Here's a collection of highlights, selected totally subjectively, from this week's enterprise HPC news stream as reported at insideHPC.com.
Link and run
- Sun releases version 12 of its Studio parallel IDE
- New development release of the Globus Toolkit available for download
- Platform released version 7.0.1 of its LSF workload management software
- Gallup adopts GigaSpaces’ Space-Based Architecture technology to improve the performance of the Gallup “g platform”
- GemStone Systems and ObjectWave form partnership to deliver data caching and distributed data sharing
- HP announced that they’re releasing new virtualization software and targeting tools to help customers move from Sun to HP
Sun announces new blades
Sun this week announced its new Sun Blade 600 line. The new blades can be configured with Sun’s own Ultrasparc T1, Intel Xeon, or AMD Opteron processors running Solaris, Windows, or Linux.
The range of supported chips makes Sun’s offering fairly versatile and offers both 4 and 8 core processor options for customers. These blades will form the foundation of Sun's performance offering for both the enterprise and high performance technical computing markets. More in the press release.
Barcelona demo’d at 1.6 GHz, partners question July launch
There was a lot of news following this week’s demonstrations of Barcelona (AMD’s forthcoming quad-core processor) running applications. One of the more interesting stories about what was shown at Computex yesterday comes from DailyTech.
One vendor demonstrated Barcelona to DailyTech running at 1.6GHz. Current AMD Barcelona samples are not scaling too well. AMD partners confirmed the highest running, POST and OS capable, Barcelona processor is 2.0 GHz. AMD previously posted benchmarks of a simulated 2.6 GHz Barcelona…AMD roadmaps show Barcelona-based Opteron processors will launch in July, but the general consensus from partners is the processor isn’t performing well enough for a July launch.
If the partners aren’t sure the product is ready to sell, that puts a pretty big question mark on the horizon for me. A delayed AMD quad-core could really hurt their position in the high end computation market in the short term.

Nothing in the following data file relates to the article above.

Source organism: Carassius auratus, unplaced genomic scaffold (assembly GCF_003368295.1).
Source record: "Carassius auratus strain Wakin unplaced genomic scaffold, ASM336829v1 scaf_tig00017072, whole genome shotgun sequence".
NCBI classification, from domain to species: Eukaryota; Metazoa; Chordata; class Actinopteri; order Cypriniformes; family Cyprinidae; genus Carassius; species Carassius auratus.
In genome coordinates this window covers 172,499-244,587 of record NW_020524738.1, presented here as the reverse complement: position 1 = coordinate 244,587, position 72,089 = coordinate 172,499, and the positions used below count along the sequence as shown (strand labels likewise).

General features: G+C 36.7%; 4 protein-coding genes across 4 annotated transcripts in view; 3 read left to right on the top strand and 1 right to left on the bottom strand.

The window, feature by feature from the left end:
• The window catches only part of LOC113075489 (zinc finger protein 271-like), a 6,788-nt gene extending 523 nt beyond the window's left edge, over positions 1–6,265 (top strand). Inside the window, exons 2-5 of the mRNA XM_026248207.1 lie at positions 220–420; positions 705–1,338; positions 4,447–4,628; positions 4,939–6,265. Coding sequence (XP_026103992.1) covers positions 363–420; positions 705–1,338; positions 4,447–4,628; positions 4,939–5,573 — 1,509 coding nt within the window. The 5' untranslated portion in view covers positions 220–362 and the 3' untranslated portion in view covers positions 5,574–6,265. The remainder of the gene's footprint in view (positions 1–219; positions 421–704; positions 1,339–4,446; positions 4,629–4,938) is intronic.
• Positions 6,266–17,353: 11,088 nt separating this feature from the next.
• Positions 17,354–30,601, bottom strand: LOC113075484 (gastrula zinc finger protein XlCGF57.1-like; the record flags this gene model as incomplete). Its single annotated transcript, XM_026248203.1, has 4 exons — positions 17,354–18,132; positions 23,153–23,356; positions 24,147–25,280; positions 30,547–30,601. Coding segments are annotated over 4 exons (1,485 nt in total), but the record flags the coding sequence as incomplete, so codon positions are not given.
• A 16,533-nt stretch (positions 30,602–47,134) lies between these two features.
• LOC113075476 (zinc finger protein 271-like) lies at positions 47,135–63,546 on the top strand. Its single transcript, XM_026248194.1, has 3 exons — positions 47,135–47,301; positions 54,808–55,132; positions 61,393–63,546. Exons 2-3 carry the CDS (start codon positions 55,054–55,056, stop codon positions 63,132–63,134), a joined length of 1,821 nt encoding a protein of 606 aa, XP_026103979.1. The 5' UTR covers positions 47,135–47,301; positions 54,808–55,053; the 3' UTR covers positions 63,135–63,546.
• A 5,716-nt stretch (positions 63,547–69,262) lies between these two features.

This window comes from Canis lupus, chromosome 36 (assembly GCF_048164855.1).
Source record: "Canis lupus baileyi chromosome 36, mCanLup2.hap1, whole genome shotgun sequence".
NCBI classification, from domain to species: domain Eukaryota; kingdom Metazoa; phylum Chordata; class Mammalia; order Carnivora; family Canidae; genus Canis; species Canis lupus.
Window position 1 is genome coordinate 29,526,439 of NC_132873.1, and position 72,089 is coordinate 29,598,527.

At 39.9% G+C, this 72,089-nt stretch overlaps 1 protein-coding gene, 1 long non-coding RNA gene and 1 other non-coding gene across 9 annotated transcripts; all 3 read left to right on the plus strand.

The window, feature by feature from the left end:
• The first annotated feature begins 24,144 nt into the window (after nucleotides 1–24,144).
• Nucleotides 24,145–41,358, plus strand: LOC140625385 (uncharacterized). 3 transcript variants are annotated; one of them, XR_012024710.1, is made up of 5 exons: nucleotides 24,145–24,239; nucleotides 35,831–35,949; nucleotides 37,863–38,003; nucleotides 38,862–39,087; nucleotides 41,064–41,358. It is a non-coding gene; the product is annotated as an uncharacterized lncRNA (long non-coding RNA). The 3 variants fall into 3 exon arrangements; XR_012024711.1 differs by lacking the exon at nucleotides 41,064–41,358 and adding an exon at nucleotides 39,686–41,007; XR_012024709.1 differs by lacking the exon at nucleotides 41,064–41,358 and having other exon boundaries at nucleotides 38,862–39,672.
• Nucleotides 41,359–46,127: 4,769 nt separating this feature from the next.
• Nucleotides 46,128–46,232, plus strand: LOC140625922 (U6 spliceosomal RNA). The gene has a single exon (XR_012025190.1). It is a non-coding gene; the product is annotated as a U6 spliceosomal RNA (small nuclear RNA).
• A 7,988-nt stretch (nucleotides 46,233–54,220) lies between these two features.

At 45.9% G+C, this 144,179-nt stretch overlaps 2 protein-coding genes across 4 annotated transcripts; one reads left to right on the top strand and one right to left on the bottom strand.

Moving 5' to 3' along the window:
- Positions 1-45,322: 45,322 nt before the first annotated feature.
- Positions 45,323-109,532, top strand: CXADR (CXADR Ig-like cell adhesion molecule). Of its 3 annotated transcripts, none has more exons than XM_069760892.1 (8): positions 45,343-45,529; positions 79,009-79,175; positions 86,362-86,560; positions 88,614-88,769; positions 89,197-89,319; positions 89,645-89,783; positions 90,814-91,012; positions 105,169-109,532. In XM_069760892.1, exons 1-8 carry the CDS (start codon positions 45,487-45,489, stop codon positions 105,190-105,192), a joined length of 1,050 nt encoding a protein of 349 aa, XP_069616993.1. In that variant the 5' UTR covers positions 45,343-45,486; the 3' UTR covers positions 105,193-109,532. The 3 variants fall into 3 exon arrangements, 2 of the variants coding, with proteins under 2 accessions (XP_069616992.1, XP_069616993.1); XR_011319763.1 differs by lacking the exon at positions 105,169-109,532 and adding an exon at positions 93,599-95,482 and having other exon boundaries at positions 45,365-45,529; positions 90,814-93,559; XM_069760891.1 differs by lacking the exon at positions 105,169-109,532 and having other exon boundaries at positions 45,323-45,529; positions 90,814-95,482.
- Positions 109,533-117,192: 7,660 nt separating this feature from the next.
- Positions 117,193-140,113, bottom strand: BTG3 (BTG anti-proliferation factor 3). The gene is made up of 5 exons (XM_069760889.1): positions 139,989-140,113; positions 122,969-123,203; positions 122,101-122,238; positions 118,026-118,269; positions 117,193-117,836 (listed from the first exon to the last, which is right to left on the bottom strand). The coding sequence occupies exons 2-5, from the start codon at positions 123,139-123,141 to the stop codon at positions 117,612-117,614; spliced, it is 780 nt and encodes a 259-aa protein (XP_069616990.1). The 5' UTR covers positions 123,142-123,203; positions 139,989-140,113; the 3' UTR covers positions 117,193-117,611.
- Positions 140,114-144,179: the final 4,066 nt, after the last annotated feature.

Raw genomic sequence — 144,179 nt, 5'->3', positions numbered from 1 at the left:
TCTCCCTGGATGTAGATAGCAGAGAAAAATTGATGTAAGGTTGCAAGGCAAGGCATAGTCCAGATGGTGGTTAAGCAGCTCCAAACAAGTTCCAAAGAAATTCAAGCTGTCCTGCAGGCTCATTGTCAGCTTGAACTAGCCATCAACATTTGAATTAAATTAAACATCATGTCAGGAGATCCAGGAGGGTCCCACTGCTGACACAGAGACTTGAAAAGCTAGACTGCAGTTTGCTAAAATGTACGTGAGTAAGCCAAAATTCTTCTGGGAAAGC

AMD, for its part, maintains so far that everything is right on schedule. But if they are involved in what’s going on with supercomputer vendor Cray right now, however, then “on time” is probably not the whole story.
Google acquires PeakStream
Google announced this week that it had acquired PeakStream, Inc. You’ll recall that the company makes development software that turns single threaded software into multi-threaded software ready to run on GPGPUs and multi-core chips (we’ve covered PeakStream before.
The Register argues that this is potentially a big deal for our community, and I agree.
The problem is that the software industry at large (not just the high performance computing segment) is heading for what most agree is a big problem: single threaded software on multi-core processors. Two companies had sprung up to deal with this challenge, RapidMind and PeakStream. It appears with this acquisition that PeakStream is out of the picture for everyone but Google. From The Register’s article
“Our most recent chats with relevant parties confirm that Google has no intentions of selling the PeakStream tools to chip, server or software makers. …In addition, we’re hearing that Google has little more than passing interest in crafting code to run on GPGPUs - the most immediate promise of an independent PeakStream’s technology. Rather, Google ate up the PeakStream talent to develop better multi-threaded code capable of traversing x86 chips.”
This leaves us to hope that RapidMind, or some other startup, can carry the load for the entire industry with tools that matter.
John West summarizes the HPC news headlines every day at insideHPC.com, and writes on leadership and career issues for technology professionals at InfoWorld. You can contact him at email@example.com.